In addition to being an excellent geologist and paleontologist, Lesueur was an experienced land surveyor. Trained as a cartographer at the Le Havre School of Mathematics and Hydrography, he drew the first map of Sydney, Australia, in 1802. After his return from the Baudin expedition in 1804, Lesueur became Cuvier's student and personal friend. An interesting example of Lesueur's exceptional Cuvierian abilities can be found in Amos Eaton's 1824 book A Geological and Agricultural Survey of the District Adjoining the Erie Canal, where we read about the pyritiferous rock at the head of Cayuga Lake: "I have seen in this rock encrinites, entrochites, anthocephalites, chamites, gryphites, terebratulites, orthocerites, volutites, turbinites, common madreporites, retiporites, horn-form madreporites, favosites, isidites, alcyonites; all of which were labeled at my request by Le Sueur.

    Quoted from B. R. Rinsma, Eyewitness to Utopia: Scientific Conquest and Communal Settlement in C.-A. Lesueur's Sketches of the Frontier, 48-49.

    William Maclure's Growing Fortune

    William Maclure came from Ayr, in Scotland, and later lived in Glasgow and then in Liverpool to facilitate his father's trade with New York. From the age of fifteen, David McClure's oldest son James went with him on his trips to the United States, and, in 1782, James became a partner in the London-based firm Miller, Hart & Company. He worked for this multinational for fourteen years and, in June 1796, cofounded McClure, Brydie & Company, establishing himself in Richmond, Virginia, to export tobacco. He started to enjoy the leisure his growing fortune afforded him. That same year, James McClure became a naturalized American citizen, altering the spelling of his surname to Maclure, and - though he had been baptized James - changed his first name to William. Maclure's mother gave birth to at least twelve children, but in 1815, only five of them were still alive: Anna and Margaret in Great Britain, and William, Alexander and John in the United States. The other siblings had died before reaching adulthood, with the exception of his sister Helen who died in 1810. She was the spouse of David Hunter, a wealthy merchant from London. Anna and Margaret lived on the generous pension that William allotted to them, and Alexander managed his brother's timber company in Norfolk, on the coast of Virginia.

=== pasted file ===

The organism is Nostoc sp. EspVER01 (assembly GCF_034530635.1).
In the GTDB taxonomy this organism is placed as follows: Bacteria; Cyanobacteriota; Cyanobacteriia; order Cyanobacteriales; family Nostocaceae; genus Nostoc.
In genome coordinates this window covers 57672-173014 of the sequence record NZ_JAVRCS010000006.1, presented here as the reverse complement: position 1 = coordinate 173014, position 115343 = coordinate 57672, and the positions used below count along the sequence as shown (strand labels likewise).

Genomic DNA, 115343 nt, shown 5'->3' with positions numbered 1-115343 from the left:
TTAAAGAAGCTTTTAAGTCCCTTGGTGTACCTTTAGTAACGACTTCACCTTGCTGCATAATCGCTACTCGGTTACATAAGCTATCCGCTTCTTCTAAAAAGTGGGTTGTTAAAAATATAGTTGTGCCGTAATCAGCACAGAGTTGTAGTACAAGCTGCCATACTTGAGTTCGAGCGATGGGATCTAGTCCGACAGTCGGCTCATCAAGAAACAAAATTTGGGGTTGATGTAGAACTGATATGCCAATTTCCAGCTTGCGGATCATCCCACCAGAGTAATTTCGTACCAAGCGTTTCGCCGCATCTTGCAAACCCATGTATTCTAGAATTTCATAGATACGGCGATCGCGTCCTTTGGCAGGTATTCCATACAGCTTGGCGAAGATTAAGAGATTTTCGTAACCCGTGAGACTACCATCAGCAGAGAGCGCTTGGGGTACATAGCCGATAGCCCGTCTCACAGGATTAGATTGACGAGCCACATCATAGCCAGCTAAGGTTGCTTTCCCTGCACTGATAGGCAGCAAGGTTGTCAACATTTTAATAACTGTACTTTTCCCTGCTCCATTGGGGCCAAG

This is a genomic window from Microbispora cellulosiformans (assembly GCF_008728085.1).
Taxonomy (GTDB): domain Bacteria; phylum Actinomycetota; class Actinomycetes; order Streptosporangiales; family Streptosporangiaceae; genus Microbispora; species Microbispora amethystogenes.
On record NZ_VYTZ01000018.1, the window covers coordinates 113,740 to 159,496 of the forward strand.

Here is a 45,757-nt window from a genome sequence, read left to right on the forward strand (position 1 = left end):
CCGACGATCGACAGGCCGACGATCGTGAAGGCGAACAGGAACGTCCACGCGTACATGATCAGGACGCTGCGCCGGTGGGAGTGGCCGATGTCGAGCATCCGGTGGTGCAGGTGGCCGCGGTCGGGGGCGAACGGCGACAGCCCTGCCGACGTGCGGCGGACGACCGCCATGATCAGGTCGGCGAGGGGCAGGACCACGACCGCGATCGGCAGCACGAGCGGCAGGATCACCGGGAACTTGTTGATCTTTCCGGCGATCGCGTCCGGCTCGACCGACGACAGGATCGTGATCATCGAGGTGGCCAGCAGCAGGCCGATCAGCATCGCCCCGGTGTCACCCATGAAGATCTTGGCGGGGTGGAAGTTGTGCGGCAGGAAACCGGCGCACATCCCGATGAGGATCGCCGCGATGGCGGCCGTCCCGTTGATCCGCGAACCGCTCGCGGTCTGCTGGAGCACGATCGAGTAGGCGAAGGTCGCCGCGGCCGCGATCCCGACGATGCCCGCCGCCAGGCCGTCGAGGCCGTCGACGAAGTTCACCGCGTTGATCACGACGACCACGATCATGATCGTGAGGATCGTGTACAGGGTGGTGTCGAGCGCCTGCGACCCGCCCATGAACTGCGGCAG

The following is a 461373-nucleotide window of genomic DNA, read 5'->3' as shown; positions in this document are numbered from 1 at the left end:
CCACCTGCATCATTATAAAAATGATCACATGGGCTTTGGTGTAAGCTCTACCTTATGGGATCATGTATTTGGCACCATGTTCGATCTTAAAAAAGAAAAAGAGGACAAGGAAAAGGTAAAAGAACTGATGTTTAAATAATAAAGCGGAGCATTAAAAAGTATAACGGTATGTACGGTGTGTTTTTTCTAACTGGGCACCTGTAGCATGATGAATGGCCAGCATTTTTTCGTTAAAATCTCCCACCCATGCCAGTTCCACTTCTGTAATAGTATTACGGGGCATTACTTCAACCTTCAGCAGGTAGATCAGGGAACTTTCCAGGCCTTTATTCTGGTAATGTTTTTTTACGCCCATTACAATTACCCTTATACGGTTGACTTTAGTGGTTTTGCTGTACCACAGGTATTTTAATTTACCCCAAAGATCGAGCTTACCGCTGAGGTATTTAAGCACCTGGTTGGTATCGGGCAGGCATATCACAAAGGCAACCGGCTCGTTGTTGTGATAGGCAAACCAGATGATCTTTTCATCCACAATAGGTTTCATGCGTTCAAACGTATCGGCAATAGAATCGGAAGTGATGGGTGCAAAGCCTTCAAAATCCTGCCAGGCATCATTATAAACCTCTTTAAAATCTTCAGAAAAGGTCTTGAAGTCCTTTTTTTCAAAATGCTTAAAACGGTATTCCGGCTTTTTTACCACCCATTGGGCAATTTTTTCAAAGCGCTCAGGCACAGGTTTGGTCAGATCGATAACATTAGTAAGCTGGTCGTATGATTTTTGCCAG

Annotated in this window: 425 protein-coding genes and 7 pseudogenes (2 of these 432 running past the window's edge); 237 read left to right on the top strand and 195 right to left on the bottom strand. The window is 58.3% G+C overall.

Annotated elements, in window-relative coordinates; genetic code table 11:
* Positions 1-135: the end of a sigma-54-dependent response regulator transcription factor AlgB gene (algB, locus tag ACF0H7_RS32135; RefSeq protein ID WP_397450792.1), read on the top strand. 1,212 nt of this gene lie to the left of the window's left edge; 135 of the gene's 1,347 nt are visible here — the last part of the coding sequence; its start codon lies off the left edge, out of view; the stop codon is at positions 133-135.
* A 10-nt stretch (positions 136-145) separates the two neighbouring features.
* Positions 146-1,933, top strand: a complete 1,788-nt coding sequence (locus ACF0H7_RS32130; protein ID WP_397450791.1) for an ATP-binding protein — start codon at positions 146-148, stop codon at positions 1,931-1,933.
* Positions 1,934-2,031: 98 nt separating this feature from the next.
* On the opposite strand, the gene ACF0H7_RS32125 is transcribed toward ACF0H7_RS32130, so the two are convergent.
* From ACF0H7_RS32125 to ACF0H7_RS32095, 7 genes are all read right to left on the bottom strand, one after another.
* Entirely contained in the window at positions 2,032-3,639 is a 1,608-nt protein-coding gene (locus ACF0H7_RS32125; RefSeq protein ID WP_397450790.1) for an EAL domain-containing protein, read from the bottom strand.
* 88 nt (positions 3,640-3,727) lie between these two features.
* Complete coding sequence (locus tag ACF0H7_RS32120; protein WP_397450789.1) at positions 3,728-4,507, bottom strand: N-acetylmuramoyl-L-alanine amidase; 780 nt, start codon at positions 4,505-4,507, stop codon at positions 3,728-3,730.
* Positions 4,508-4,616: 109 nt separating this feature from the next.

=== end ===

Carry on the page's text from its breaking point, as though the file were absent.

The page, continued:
Quoted from Rinsma, Eyewitness to Utopia, 28, 33.

    Maclure's Concern for the Working Classes

    Maclure expressed deep concern about the fate of the workers. Of all the motivations that impelled him, the inequality in the distribution of wealth was probably the strongest. "Knowledge is Power," he often exclaimed, appropriating Francis Bacon's maxim, and he actively sought to give this power to the new generation of working-class children. Maclure considered utilitarian knowledge to be "the legitimate source of power and riches." According to him, fair reapportionment would be the only just act: "Whatever tends to equalize knowledge, divides and equalizes in the same proportion power and riches, and, of course, injures those who have by force or fraud obtained a monopoly of both."

    Jeremy Bentham

    William Maclure was greatly inspired by the philosophy of Jeremy Bentham, who preached that society's only legitimate pursuit should be "the greatest happiness of the greatest number." During his stay in Russia, in 1810, Maclure visited one of Bentham's projects, the panopticon; an experimental factory for thieves, who worked under hidden surveillance with the aim of making them more honest. In December 1813 Bentham became Robert Owen's associate in the New Lanark factories in Scotland. In 1824 Maclure described one of his meetings with Bentham as follows: "[I] called on J. Bentham in the evening and spent a few hours with him. [He is] a cheerful old man full of good ideas and [a] liberal. [He] lives in the midst of a large wellcultivated Garden adjoining St. James's Park and [he] has [a] door opening into the Birdcage Walk into which we walked in the evening. He jestingly told me the lamps were an ilumination [sic] that he contrived to receive me. He has been immensely before his age but at present by nature must at least be at a stand[still] when all around him are in motion. This Karlswood School is his hobby."

    Quoted from Rinsma, Eyewitness to Utopia, 42-43.

    William Maclure's geological map of 1809

    William Maclure's geological map of 1809

    Courtesy of the Library of Congress, Washington D.C.

    Maclure's Radical Friends